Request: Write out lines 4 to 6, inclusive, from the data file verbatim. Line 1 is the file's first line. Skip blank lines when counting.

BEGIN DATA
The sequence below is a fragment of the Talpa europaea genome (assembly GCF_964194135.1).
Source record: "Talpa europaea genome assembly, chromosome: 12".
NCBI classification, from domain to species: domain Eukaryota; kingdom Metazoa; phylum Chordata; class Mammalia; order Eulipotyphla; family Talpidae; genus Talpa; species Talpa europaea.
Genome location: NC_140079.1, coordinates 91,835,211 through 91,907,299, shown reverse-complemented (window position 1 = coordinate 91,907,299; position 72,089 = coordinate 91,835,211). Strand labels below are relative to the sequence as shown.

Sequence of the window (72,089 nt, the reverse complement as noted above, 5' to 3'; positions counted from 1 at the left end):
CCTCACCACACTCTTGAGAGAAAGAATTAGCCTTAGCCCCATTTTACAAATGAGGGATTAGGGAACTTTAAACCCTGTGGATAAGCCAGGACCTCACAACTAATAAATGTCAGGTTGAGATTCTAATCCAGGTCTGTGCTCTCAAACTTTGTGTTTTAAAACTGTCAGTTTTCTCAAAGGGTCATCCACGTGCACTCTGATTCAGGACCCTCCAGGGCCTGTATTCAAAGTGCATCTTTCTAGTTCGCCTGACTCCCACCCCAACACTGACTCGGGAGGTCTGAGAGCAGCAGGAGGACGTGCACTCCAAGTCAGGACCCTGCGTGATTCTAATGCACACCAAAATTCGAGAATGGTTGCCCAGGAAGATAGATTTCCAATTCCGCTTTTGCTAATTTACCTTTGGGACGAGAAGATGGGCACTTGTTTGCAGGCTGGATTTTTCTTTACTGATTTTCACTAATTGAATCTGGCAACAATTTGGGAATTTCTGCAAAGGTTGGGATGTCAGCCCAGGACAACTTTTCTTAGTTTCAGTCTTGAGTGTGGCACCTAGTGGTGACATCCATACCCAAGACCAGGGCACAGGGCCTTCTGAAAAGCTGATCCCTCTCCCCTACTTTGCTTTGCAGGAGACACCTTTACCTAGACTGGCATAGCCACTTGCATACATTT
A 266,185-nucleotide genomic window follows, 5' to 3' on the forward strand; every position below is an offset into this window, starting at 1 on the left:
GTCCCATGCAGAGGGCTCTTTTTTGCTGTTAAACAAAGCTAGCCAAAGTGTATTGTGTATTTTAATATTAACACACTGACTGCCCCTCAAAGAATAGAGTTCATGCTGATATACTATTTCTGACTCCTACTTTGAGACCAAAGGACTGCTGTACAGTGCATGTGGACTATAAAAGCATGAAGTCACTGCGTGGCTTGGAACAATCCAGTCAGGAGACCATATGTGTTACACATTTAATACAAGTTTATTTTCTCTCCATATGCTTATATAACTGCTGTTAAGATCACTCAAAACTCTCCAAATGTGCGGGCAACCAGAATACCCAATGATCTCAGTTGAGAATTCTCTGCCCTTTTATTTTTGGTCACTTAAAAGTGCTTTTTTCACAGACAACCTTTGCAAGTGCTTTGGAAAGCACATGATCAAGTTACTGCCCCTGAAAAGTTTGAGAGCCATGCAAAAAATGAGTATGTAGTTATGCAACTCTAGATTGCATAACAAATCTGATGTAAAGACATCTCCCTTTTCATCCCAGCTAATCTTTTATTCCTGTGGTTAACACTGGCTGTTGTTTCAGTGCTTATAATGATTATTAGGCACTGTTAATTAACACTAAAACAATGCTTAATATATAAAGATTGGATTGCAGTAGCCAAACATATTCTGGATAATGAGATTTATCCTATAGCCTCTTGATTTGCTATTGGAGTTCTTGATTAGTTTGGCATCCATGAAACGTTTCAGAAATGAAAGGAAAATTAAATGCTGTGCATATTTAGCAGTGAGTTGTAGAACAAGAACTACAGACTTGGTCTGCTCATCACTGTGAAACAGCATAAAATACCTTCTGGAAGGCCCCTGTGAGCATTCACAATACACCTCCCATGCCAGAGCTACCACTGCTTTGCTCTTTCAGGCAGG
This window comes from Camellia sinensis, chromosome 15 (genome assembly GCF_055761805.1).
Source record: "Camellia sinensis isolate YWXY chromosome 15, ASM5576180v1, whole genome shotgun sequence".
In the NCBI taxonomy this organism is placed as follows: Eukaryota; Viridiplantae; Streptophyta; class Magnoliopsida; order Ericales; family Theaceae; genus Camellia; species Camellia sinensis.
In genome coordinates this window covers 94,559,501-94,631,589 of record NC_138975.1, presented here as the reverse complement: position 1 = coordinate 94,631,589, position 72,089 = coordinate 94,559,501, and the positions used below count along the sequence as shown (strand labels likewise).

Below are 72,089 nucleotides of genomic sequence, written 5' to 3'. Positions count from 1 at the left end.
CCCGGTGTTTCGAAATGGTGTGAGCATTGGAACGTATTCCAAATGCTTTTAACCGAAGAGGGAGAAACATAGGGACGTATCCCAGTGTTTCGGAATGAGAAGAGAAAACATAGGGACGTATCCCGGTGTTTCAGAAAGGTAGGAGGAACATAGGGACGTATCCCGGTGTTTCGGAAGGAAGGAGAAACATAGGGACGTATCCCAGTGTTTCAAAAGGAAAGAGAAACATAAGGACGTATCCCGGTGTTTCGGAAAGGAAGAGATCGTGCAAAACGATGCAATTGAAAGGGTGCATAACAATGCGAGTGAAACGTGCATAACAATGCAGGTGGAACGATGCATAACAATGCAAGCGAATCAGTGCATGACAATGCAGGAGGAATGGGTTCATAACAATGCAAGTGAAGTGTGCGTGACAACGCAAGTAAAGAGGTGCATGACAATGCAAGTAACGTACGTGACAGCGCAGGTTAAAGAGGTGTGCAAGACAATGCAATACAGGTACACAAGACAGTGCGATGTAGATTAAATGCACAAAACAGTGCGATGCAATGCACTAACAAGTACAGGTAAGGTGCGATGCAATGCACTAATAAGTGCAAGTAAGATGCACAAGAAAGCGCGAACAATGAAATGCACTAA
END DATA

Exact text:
Genome location: NC_140079.1, coordinates 91,835,211 through 91,907,299, shown reverse-complemented (window position 1 = coordinate 91,907,299; position 72,089 = coordinate 91,835,211). Strand labels below are relative to the sequence as shown.

Sequence of the window (72,089 nt, the reverse complement as noted above, 5' to 3'; positions counted from 1 at the left end):
CCTCACCACACTCTTGAGAGAAAGAATTAGCCTTAGCCCCATTTTACAAATGAGGGATTAGGGAACTTTAAACCCTGTGGATAAGCCAGGACCTCACAACTAATAAATGTCAGGTTGAGATTCTAATCCAGGTCTGTGCTCTCAAACTTTGTGTTTTAAAACTGTCAGTTTTCTCAAAGGGTCATCCACGTGCACTCTGATTCAGGACCCTCCAGGGCCTGTATTCAAAGTGCATCTTTCTAGTTCGCCTGACTCCCACCCCAACACTGACTCGGGAGGTCTGAGAGCAGCAGGAGGACGTGCACTCCAAGTCAGGACCCTGCGTGATTCTAATGCACACCAAAATTCGAGAATGGTTGCCCAGGAAGATAGATTTCCAATTCCGCTTTTGCTAATTTACCTTTGGGACGAGAAGATGGGCACTTGTTTGCAGGCTGGATTTTTCTTTACTGATTTTCACTAATTGAATCTGGCAACAATTTGGGAATTTCTGCAAAGGTTGGGATGTCAGCCCAGGACAACTTTTCTTAGTTTCAGTCTTGAGTGTGGCACCTAGTGGTGACATCCATACCCAAGACCAGGGCACAGGGCCTTCTGAAAAGCTGATCCCTCTCCCCTACTTTGCTTTGCAGGAGACACCTTTACCTAGACTGGCATAGCCACTTGCATACATTT